Another alternative is that the creatures are a different, unnamed, entity (potentially an ancestor of the tame hybrid creatures in “The Festival”). As Lovecraft didn’t set out to make all his Yog-Sothothery fit together in a tidy fashion, it’s entirely possible he decided that ancient, flapping killers added to the scene and didn’t expand them beyond the line in “The Call of Cthulhu”.

So, if I were seeking to link the cult into the wider Mythos, I’d pick Shantaks because it’s easy enough for either Carter to be wrong about them being only in the Dreamlands or for them to have found a way to the real world, perhaps with the aid of Nyarlathotep, the arch meddler.

*”Tentacles”, Shoggoth on the Roof, The H.P. Lovecraft Historical Society

5 thoughts on “Black and Incoherent Allies

  1. I’m not sure… My impression is Shantaks are really big and relatively rare. Also that they hang out somewhere far from the Louisiana swamps. Despite their tickling talents, I think Night Gaunts might have a violent side, and there were great numbers of them. They were also pretty good at long distance flight. So, setting aside the possibility that the “black winged ones” were entities HPL didn’t describe outside of this one story, my money’s on the Night Gaunts.

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    1. Carter, lucky person that he was, was carried by both a Gaunt and a Shantak so I never pictured them as vastly different in size; shantaks could be somewhat larger though.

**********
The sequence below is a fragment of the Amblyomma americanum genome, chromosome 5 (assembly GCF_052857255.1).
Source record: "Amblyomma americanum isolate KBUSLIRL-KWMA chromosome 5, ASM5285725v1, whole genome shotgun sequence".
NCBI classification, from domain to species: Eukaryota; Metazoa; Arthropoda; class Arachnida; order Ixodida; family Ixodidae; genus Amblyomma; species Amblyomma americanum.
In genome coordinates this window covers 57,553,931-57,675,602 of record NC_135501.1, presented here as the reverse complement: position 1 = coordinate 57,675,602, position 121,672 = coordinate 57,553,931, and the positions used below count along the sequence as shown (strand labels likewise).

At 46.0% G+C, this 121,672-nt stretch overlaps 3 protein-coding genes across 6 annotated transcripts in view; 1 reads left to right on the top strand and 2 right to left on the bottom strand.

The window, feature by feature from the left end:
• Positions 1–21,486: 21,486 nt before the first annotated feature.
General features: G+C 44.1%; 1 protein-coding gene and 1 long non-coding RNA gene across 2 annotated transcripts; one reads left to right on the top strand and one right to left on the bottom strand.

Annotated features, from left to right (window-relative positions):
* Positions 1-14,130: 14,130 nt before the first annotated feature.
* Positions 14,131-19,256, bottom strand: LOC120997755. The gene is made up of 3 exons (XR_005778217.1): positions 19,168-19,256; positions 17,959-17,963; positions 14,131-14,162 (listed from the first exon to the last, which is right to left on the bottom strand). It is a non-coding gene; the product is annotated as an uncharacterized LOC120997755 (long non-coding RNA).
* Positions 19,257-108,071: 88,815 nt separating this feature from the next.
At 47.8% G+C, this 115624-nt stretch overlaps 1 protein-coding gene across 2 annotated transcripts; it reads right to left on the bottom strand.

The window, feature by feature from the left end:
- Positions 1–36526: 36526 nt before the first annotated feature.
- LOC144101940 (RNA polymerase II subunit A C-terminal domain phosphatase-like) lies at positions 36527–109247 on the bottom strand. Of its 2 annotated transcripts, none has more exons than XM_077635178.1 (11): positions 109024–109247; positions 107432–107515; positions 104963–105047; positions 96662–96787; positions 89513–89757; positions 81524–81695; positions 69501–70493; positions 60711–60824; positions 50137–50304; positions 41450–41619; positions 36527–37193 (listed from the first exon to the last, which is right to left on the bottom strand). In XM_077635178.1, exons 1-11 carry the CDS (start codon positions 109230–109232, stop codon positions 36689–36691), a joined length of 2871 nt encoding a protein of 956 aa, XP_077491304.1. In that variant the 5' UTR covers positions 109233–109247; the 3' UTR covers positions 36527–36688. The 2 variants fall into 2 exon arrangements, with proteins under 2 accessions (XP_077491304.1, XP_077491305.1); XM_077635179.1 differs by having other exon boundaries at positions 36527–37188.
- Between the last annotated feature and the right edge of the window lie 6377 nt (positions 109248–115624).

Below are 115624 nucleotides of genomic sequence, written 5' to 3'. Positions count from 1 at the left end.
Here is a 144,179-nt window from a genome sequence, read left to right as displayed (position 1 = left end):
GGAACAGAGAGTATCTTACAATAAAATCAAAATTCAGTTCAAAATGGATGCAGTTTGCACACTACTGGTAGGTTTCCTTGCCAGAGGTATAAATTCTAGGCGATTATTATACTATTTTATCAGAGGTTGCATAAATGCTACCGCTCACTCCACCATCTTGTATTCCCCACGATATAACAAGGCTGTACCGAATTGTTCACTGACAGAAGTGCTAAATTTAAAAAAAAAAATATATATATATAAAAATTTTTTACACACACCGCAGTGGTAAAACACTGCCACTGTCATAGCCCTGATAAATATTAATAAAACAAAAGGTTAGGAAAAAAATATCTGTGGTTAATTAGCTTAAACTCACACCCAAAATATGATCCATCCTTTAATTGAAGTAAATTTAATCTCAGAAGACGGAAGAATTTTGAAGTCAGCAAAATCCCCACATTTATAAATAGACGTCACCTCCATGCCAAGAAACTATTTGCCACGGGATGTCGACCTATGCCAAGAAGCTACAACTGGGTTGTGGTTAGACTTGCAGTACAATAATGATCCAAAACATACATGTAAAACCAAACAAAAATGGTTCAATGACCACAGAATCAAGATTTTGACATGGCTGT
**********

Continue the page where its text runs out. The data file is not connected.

I always saw Night Gaunts as being ironically non-violent; they look like archetypal demons formed of shadow, but go out of their way not to harm people; for example, the ones that guard Ngranek carry interlopers far away rather than taking the easier and more intimidating route of dropping them. That said, Lumley mentions gaunts suckling on Yibb-Tstll so some of them might have been changed in the way that Yibb-Tstll changes human worshippers.

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      1. I recall it took two Night Gaunts per individual to convey Carter and his army of ghouls in the war against the moon-beasts. I also remember a mention in Sprague DeCamp’s biography of HPL that Night Gaunts may have originated in HPL’s childhood nightmares. Maybe he didn’t like being tickled.

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        1. You are right about two-gaunts-per. So that would suggest an order of scale betwixt them and Shantaks.

          Lovecraft didn’t seem to like much all told; unless it was a specific instance associated with a person he liked. So, it’s hard to tell which bits of Yog-Sothothery are the result of his prejudices and which are not.

          I think the real issue we have is that we don’t have either the full interview transcripts of Castro’s cultists or the autopsies on the people they were accused of murdering, so we don’t know how large these black-winged creatures were or what specifically the injuries were; I’ve tried asking the NOPD for copies or at least answers to specific questions but they deny the raid ever happened or even employing an Inspector Legrasse.